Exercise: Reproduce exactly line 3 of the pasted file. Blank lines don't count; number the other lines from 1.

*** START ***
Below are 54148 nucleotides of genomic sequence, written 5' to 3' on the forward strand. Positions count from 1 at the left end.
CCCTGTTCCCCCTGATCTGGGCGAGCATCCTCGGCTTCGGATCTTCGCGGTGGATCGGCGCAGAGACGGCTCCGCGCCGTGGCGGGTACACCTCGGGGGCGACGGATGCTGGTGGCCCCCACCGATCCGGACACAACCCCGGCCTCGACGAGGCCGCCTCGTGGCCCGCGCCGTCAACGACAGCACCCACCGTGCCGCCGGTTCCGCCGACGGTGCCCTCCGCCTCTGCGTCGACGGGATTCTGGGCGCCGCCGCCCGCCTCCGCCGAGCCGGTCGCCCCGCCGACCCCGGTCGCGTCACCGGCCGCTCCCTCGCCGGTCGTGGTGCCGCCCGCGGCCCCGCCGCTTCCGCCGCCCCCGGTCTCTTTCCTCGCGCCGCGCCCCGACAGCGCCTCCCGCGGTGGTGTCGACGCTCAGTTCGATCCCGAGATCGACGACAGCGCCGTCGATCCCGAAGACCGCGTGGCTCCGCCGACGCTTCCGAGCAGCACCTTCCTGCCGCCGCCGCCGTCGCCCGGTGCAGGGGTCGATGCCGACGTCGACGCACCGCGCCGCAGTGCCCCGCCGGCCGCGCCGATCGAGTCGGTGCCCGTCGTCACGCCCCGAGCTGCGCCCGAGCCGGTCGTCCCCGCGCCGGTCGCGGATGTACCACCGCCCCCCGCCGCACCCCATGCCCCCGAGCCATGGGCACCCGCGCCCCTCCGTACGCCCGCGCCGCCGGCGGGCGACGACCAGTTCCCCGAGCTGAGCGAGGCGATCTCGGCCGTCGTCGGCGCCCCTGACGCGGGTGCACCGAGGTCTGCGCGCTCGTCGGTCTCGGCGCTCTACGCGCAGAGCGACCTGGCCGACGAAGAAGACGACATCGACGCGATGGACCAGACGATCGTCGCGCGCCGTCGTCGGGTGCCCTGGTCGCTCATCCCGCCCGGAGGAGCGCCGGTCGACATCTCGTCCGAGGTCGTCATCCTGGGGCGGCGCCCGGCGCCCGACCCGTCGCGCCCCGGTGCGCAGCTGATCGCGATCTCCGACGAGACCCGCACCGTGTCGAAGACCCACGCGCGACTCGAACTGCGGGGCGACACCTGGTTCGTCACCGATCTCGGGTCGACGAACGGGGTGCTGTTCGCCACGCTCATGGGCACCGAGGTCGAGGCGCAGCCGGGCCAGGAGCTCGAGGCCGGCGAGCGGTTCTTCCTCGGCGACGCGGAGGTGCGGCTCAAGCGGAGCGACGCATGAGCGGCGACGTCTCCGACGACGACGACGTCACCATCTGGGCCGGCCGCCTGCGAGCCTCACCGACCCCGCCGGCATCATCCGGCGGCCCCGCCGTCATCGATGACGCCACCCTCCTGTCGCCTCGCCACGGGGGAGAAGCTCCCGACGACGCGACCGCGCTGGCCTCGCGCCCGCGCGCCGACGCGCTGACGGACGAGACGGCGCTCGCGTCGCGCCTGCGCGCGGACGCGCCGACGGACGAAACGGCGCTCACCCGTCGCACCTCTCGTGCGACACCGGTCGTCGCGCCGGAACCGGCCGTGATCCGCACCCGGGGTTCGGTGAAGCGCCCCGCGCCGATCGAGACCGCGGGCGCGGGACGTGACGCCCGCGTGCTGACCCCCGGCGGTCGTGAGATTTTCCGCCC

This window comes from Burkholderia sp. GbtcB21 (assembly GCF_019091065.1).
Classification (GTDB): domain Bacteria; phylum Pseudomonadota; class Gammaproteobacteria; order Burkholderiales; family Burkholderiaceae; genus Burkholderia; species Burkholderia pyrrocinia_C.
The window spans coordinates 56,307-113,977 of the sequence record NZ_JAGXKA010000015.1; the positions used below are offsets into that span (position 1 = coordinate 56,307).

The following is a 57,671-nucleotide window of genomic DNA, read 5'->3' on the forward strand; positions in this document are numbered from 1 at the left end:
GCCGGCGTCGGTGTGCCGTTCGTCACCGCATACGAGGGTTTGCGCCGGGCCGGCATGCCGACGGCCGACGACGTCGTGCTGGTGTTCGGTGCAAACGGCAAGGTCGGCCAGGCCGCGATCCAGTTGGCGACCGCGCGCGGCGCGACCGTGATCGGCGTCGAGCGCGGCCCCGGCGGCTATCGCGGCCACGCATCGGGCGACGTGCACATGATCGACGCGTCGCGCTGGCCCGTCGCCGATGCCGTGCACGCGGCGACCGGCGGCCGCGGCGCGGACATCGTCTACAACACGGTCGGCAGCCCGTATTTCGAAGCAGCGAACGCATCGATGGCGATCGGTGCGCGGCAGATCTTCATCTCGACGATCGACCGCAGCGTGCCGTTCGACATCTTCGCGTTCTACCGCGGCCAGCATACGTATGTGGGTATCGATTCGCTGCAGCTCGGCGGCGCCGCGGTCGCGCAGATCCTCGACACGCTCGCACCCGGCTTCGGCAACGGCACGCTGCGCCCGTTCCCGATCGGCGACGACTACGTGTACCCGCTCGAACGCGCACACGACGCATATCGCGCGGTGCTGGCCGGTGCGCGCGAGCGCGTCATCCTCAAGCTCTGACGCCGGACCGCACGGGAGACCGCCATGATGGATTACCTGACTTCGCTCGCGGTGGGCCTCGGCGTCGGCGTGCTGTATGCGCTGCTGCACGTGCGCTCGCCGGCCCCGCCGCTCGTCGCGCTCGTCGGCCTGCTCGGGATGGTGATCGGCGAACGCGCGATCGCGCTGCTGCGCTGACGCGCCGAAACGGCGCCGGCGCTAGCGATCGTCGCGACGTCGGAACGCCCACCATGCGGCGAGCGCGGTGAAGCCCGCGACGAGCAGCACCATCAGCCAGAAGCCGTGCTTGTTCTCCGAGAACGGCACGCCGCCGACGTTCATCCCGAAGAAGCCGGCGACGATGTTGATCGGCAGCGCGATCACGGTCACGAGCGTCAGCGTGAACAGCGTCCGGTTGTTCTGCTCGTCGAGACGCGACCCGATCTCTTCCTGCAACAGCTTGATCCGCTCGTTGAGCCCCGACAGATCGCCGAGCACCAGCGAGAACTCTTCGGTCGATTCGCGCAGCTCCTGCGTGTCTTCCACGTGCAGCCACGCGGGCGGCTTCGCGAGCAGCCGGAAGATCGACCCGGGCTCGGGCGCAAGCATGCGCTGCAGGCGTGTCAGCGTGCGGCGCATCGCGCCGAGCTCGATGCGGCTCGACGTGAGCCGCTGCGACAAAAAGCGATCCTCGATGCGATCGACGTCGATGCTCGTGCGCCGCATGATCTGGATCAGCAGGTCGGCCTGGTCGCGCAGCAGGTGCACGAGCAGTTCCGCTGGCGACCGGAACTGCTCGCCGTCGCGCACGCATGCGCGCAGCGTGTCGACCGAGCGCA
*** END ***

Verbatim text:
This window comes from Burkholderia sp. GbtcB21 (assembly GCF_019091065.1).